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  Introduction Jay Gallagher Biography Anne Kinney Biography Lynn Matthews Biography Linda Sparke Biography  

Professor Jay Gallagher mainly grew up in the suburbs of New York City during the peak of the space race, when thoughts about space and astronomy were hard to avoid. Having been interested in the stars by his grandmother and by really seeing the sky during a winter he spent in Manchester, Vermont, he was primed to become seriously involved in astronomy. He finally succumbed as an undergraduate at Princeton University. While a graduate student at the University of Wisconsin-Madison, where he is now a member of the Astronomy faculty, Prof. Gallagher did a Ph.D. thesis based on observations of an exploding star obtained with the Orbiting Astronomical Observatory A-2, the first robotic ultraviolet space astronomy observatory. He later became interested in galaxies. In addition to his astronomy, he is trying with less success to add to his family's gardening skills, a task made more challenging by Wisconsin's famous "four season" climate.

Most of Prof. Gallagher's astronomical work is based on observations made with telescopes on Earth and in space. His research developed while he held positions at several different places, most notably the Universities of Minnesota and Illinois and at the Lowell Observatory, before coming back to Madison. Currently he is working on a variety of research projects, including studies of the history of star formation in nearby galaxies using the Hubble Space Telescope and the WIYN 3.5-meter telescope on Kitt Peak. He is a member of the science team responsible for the Wide Field Planetary Camera 2 in the Hubble Space Telescope, that we used to make these Heritage Observations, and is involved in the International Gemini 8-m Telescopes project that is building advanced technology telescopes on Hawaii and in Chile.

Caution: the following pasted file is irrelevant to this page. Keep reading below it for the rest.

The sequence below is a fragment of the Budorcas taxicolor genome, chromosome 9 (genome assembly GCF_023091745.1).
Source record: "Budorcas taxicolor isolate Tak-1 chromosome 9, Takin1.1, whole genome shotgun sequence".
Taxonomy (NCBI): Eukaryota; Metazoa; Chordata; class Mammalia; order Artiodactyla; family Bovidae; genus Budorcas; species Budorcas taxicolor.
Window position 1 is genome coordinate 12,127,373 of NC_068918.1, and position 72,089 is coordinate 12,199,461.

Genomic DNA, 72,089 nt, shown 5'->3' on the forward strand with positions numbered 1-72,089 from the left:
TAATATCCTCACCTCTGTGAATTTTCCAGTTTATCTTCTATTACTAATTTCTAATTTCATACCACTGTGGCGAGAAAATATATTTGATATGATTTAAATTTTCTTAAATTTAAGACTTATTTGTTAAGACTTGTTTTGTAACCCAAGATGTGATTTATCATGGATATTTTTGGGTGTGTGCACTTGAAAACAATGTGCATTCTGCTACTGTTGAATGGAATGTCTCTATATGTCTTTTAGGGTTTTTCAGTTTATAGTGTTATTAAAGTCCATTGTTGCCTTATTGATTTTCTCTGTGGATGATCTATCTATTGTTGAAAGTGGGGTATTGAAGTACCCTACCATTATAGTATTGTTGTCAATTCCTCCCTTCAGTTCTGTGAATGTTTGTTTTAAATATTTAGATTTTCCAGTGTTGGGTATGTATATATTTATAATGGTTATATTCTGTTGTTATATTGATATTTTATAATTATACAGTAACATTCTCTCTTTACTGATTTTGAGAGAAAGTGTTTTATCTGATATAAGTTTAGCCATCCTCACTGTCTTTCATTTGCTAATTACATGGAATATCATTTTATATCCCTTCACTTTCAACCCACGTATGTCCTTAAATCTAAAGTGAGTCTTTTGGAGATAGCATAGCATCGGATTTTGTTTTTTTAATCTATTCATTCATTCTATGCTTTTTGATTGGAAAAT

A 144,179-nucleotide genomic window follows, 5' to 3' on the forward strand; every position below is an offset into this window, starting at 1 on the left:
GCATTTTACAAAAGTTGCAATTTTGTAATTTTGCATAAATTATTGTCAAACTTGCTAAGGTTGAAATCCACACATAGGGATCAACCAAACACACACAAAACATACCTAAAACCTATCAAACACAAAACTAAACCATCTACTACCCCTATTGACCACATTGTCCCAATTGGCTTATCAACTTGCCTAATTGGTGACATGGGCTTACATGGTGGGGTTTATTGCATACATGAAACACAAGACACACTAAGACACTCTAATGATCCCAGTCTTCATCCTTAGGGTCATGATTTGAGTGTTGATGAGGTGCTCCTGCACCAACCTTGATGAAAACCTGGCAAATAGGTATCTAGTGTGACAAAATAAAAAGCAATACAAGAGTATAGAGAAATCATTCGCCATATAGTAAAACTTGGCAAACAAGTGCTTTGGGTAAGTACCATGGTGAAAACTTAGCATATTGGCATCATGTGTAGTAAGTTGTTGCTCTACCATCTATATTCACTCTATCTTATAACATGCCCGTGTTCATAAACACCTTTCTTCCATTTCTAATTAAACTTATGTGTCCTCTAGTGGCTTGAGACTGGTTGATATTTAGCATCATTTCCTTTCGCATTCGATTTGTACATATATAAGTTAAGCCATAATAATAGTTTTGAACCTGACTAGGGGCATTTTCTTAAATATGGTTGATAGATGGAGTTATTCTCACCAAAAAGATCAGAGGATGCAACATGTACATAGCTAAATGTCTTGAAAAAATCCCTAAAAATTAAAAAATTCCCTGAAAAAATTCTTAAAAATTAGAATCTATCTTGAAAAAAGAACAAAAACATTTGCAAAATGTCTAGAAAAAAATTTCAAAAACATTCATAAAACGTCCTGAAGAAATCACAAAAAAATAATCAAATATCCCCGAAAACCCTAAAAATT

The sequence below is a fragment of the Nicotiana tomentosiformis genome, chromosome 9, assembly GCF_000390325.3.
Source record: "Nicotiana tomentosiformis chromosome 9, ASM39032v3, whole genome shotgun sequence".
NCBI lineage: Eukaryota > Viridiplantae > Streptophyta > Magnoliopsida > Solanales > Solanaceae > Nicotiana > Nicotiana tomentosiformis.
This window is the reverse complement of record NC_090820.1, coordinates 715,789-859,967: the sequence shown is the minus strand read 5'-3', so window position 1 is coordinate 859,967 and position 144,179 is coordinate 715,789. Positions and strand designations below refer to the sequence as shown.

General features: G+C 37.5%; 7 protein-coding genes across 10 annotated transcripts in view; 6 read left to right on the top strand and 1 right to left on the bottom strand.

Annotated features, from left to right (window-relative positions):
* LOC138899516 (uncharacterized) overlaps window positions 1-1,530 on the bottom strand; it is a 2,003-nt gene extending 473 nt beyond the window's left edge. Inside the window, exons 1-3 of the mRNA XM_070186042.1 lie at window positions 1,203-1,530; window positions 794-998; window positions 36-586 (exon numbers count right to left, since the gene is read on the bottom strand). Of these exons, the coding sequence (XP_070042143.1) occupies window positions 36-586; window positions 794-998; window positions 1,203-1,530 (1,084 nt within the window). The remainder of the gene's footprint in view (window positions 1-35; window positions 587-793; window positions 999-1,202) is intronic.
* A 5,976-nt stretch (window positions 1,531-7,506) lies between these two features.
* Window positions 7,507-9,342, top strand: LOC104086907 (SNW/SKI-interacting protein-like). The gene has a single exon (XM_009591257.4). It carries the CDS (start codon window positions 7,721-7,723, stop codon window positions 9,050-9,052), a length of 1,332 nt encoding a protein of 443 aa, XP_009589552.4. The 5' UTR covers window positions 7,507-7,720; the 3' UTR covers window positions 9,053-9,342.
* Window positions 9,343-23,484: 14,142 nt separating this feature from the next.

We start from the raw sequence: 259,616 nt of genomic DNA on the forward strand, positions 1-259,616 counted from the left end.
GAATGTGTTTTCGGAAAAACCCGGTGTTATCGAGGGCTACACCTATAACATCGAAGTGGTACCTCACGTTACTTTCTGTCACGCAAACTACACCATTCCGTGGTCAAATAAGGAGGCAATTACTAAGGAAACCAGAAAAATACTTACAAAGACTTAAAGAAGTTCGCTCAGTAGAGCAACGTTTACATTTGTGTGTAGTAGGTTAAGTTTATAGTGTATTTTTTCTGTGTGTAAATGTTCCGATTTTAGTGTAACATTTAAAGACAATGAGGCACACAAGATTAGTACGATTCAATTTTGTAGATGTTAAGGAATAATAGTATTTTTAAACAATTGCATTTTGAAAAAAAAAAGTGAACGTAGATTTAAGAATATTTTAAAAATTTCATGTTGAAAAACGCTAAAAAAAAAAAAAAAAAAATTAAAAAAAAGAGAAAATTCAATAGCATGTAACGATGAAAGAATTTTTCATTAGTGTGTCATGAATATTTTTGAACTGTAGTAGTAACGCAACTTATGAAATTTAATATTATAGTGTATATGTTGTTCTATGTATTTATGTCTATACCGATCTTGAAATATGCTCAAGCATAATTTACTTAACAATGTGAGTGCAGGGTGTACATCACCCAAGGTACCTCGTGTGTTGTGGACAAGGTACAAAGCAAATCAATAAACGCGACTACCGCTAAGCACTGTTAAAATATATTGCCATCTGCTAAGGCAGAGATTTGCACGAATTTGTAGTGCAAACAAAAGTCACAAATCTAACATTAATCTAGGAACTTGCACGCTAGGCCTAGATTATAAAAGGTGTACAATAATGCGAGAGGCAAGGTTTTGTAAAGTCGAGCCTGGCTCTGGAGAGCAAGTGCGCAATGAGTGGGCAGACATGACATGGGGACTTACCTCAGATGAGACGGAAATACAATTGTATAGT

The Spherical Cow:

Scientists strive to discover simple rules which underlie complex natural phenomena. For example, when making a model of some complex object a scientist may make some pretty extreme assumptions. For example, when asked to find the force of gravity produced by a complicated object like a galaxy, astronomers will usually start by assuming that it acts like a sphere, which in this and many other cases allows one to make approximate first solutions to complicated problems.

This tendancy to simplify gave rise to the joke of a science professor who begins a lecture, "Consider a spherical cow..." Since Wisconsin is well known to have a large population of dairy cows, it is not too surprising that the University of Wisconsin astronomers and astrophyscists selected this picture of a spherical cow made by Ingrid Kallick as their symbol for a recent national meeting of astronomers in Madison.

Learn more on the web:

University of Wisconsin-Madison Astronomy

National Radio Astronomy Observatory

Observatorie de Paris, including the Nancay radio telescope used by Matthews

The Wide Field Planetary Camera 2 Science Team, headquartered at Jet Propulsion Laboratory